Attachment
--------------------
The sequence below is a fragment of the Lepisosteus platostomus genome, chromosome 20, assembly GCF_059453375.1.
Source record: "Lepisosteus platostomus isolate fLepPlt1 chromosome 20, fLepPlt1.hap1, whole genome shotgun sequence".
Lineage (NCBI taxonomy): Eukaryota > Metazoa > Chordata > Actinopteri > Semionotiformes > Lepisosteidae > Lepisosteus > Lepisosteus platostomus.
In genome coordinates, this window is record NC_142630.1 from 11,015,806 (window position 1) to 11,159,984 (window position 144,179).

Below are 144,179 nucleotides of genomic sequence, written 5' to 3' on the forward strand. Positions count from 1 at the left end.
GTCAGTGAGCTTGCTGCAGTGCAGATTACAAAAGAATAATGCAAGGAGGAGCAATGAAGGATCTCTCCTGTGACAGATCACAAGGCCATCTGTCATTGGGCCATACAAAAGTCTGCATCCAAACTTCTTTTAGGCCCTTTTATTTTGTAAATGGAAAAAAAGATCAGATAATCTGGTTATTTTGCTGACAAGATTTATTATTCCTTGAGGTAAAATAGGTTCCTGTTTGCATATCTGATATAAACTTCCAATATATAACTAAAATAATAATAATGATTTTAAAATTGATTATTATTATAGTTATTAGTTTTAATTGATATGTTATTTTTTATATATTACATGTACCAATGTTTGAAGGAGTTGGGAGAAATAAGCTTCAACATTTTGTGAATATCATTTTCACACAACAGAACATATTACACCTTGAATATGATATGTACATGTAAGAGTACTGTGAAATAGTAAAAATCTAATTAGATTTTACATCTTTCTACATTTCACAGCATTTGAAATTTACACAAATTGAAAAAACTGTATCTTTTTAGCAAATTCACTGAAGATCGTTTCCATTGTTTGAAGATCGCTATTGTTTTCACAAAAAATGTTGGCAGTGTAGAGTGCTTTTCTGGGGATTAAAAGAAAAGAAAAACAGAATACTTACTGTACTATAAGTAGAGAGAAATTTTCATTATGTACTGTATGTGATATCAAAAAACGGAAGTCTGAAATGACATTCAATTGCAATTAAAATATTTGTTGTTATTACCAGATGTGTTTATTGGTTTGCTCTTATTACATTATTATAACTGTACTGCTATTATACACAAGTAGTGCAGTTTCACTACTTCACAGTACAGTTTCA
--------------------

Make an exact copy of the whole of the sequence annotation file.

The sequence below is a fragment of the Lepisosteus platostomus genome, chromosome 20, assembly GCF_059453375.1.
Source record: "Lepisosteus platostomus isolate fLepPlt1 chromosome 20, fLepPlt1.hap1, whole genome shotgun sequence".
Lineage (NCBI taxonomy): Eukaryota > Metazoa > Chordata > Actinopteri > Semionotiformes > Lepisosteidae > Lepisosteus > Lepisosteus platostomus.
In genome coordinates, this window is record NC_142630.1 from 11,015,806 (window position 1) to 11,159,984 (window position 144,179).

Below are 144,179 nucleotides of genomic sequence, written 5' to 3' on the forward strand. Positions count from 1 at the left end.
GTCAGTGAGCTTGCTGCAGTGCAGATTACAAAAGAATAATGCAAGGAGGAGCAATGAAGGATCTCTCCTGTGACAGATCACAAGGCCATCTGTCATTGGGCCATACAAAAGTCTGCATCCAAACTTCTTTTAGGCCCTTTTATTTTGTAAATGGAAAAAAAGATCAGATAATCTGGTTATTTTGCTGACAAGATTTATTATTCCTTGAGGTAAAATAGGTTCCTGTTTGCATATCTGATATAAACTTCCAATATATAACTAAAATAATAATAATGATTTTAAAATTGATTATTATTATAGTTATTAGTTTTAATTGATATGTTATTTTTTATATATTACATGTACCAATGTTTGAAGGAGTTGGGAGAAATAAGCTTCAACATTTTGTGAATATCATTTTCACACAACAGAACATATTACACCTTGAATATGATATGTACATGTAAGAGTACTGTGAAATAGTAAAAATCTAATTAGATTTTACATCTTTCTACATTTCACAGCATTTGAAATTTACACAAATTGAAAAAACTGTATCTTTTTAGCAAATTCACTGAAGATCGTTTCCATTGTTTGAAGATCGCTATTGTTTTCACAAAAAATGTTGGCAGTGTAGAGTGCTTTTCTGGGGATTAAAAGAAAAGAAAAACAGAATACTTACTGTACTATAAGTAGAGAGAAATTTTCATTATGTACTGTATGTGATATCAAAAAACGGAAGTCTGAAATGACATTCAATTGCAATTAAAATATTTGTTGTTATTACCAGATGTGTTTATTGGTTTGCTCTTATTACATTATTATAACTGTACTGCTATTATACACAAGTAGTGCAGTTTCACTACTTCACAGTACAGTTTCA